Puritan Plain Style of Preaching

The first style of preaching talked about in the Patterns of Preaching book is the Puritan Plain Style. Allen notes: “As the term ‘plain’ implies, this approach is simple to the point.”

Six Sections

There are six sections in the structure of this style of sermon

  1. Beginning – In this section the preacher gives the congregation the focus of the sermon. This includes a Statement of the Direction of the Sermon which gives the basic claim of the sermon in one short sentence.
  2. Exposition – The preacher exegetes the text, doctrine, or topic.
  3. Theological Analysis – The preacher looks at the text theologically.
  4. Applying the Interpretation – What are the implications of this sermon to the community?
  5. Conclusion – Help the congregation continue the conversation started by the sermon.

The Puritan Plain style is a more deductive and didactic method. If you want to teach a particular doctrine or text, this one can be helpful. You tell people the doctrine or text, you define it with a look towards scripture and theology. You then apply it to the lives of the congregation.

To do this method would force you to at least look exegetically and theologically at your topic or text which should be done by all preachers no matter what structure they follow.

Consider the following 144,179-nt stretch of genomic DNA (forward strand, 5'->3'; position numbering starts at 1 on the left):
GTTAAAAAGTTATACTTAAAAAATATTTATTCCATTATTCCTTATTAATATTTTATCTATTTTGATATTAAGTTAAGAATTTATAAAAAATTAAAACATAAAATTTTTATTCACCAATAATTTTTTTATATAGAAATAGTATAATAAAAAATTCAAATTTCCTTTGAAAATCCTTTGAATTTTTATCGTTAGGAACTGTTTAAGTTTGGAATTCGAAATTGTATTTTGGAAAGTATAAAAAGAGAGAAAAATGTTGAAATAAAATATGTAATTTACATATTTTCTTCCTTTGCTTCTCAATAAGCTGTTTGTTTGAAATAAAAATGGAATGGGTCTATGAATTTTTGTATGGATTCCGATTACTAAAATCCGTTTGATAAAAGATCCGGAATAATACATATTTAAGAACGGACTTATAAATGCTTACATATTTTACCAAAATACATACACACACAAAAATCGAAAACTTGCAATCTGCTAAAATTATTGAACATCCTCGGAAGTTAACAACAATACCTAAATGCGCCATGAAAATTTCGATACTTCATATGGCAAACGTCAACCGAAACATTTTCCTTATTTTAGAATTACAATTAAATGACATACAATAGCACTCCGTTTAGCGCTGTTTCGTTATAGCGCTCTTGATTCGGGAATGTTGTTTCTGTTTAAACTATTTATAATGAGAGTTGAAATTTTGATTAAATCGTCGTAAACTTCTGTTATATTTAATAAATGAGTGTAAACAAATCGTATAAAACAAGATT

Cautions

However, one must be careful that sermons following this structure do not fall into the trap of being merely a lecture.
Another trap that a preacher could fall into is to become very predictable and boring. These sections can be mixed up, moved around, and placed in such a way that the preacher would not become boring.

Conclusion

In any case, if you are wanting to help your people understand the implications of particularly a doctrine, then this style is perfectly suited for that. A series of messages on a particular Bible book also might make great use of this structure.

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Sherman Haywood Cox II

Sherman Haywood Cox II is the director of Soul Preaching. He holds the M.Div with an emphasis in Homiletics and a M.S. in Computer Science.

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